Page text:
Growbags – easily seduced on dark winter nights

When the weather closes in, and the days are still short, keen gardeners still need their fix and will turn their attention to virtual gardening, browsing catalogues and planning what seeds and young plants they need to order for the year ahead. Garden companies are well aware of the vulnerable state of the human psyche during the dark days of February and time the production of their catalogues accordingly to dangle images of unnaturally luxuriant flowers and foliage under our noses. Their clever market research whizzkids will have analysed your previous purchasing preferences and ensure that the right fruit/veg/herbaceous/bedding selections...

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Chaenomeles x superba ‘Pink Lady’ AGM

Everyone is familiar with the ornamental quince. They are easy to grow, very hardy, can be left to grow freely or be trained tightly against a wall. They also come in many colours, some more familiar than others, and are tolerant of almost any soil type. What is not often pointed out is the ability of some of them to thrive in almost total shade and this particular one, ‘Pink Lady’ does just that, and it must be the earliest of them all. Ours started to flower in the middle of January and is very prolific. The tiny, dark...

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Braving the elements reaps sweet smell of success

I can’t believe my sisters sometimes….! When I proposed our next blog should be about winter scented shrubs there was palpable apathy from the pair of them: ‘nothing much smelling in my garden at the moment’, honestly – what lightweights! They are both missing out on one of the highlights of the gardening year. I love perambulating my garden in January, hands clasping a hot drink, visiting each of my winter beauties in turn and soaking up their delicious fragrance. Louise gets it – did you catch her plant profile of wintersweet, Chimonanthes ‘Luteus’ and she (unlike snowflakes C and E)...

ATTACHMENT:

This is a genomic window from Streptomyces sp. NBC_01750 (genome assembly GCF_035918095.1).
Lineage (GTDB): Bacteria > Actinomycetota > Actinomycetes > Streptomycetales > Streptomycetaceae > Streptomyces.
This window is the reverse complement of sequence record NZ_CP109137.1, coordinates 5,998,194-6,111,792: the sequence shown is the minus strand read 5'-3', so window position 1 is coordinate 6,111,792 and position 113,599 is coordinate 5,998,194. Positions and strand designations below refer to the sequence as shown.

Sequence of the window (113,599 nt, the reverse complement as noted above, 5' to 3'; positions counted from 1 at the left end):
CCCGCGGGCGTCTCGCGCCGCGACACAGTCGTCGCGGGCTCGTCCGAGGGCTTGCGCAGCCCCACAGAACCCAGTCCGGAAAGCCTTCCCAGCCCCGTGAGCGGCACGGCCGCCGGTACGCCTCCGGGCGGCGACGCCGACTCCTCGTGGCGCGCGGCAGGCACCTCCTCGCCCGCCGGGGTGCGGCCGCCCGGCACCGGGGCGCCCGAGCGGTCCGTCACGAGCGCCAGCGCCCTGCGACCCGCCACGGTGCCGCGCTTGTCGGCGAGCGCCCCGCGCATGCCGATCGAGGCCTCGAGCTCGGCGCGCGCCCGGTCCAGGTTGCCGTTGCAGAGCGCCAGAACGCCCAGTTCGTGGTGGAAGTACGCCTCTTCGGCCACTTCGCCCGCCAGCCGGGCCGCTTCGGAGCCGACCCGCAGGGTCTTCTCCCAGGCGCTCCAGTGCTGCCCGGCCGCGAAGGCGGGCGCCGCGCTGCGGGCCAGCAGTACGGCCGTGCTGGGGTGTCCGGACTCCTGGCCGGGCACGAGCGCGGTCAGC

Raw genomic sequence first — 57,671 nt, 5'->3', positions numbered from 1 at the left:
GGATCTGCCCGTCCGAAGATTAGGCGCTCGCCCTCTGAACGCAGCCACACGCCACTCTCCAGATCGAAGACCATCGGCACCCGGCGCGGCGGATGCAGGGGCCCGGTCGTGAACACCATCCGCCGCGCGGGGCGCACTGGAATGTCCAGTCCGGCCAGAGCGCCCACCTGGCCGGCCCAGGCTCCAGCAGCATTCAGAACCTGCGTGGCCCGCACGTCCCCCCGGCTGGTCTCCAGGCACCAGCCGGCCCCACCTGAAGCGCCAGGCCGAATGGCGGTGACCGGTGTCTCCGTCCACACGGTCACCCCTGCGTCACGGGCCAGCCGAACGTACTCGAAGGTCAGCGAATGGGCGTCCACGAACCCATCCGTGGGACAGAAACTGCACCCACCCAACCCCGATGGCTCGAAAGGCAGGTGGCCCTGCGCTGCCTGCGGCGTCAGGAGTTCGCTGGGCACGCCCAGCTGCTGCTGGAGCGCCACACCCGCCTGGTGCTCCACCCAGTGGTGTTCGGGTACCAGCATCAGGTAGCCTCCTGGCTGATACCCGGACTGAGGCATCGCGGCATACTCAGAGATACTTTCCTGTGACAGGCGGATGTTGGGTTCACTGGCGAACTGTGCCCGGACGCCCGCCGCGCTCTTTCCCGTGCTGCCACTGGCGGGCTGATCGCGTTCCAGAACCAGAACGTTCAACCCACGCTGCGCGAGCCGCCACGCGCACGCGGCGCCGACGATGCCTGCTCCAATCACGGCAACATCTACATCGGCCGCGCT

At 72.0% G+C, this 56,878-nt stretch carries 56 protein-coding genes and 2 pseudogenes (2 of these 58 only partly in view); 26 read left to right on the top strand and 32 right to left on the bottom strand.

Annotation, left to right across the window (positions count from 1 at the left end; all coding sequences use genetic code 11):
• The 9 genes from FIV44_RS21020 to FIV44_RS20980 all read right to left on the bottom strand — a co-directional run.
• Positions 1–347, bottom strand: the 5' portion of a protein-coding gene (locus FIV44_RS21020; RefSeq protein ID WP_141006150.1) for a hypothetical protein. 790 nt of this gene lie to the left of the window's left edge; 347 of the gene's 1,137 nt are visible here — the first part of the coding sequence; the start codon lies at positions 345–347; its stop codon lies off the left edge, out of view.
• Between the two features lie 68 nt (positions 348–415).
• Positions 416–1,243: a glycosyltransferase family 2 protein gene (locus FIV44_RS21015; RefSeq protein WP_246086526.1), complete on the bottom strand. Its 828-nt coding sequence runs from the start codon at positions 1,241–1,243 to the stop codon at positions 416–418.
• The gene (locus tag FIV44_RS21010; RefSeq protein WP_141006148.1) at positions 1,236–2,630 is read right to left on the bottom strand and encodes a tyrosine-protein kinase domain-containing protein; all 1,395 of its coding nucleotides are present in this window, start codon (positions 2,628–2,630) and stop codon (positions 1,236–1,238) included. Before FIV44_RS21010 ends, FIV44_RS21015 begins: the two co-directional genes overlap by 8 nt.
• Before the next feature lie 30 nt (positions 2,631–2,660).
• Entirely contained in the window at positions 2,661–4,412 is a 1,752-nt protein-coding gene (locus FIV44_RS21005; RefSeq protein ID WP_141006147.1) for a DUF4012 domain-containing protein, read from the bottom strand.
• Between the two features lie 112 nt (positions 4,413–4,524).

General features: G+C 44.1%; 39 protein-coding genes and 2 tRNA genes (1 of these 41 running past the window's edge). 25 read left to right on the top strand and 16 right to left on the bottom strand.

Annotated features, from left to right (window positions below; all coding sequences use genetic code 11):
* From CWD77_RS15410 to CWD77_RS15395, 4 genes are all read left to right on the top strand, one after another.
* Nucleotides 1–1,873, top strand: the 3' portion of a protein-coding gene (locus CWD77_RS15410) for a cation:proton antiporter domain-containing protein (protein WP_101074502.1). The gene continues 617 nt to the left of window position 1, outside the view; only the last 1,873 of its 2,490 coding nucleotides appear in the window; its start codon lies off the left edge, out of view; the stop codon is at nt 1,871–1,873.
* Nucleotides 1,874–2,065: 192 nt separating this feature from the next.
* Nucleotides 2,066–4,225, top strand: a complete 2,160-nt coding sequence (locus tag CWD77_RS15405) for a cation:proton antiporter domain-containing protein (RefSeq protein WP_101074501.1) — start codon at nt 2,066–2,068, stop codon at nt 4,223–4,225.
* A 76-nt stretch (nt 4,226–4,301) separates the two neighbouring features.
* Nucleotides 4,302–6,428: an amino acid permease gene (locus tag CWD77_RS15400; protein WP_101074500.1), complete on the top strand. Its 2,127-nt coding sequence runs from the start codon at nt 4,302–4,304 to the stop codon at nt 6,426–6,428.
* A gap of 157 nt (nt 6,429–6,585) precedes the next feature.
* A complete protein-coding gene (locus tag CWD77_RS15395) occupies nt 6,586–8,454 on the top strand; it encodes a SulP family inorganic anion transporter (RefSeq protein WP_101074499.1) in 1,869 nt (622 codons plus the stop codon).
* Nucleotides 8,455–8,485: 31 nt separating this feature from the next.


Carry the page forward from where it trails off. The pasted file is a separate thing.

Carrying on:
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Arum italicum subsp. italicum ‘Marmoratum’ AGM syn. Arum italicum ‘Pictum’

Straight off I need to state that my subject this week is not for gardeners who like to be in control, for it is a great self seeder, and is further helped on its way by blackbirds. I wouldn’t go so far as to call it invasive but thought I had better sound the alert! Interestingly, until I started to write this piece, I had no idea that it had earned the prestigious Award of Garden Merit by the RHS.This tuberous perennial is summer dormant; its bold, spear-shaped leaves emerge in the autumn and are glossy deep green, patterned...

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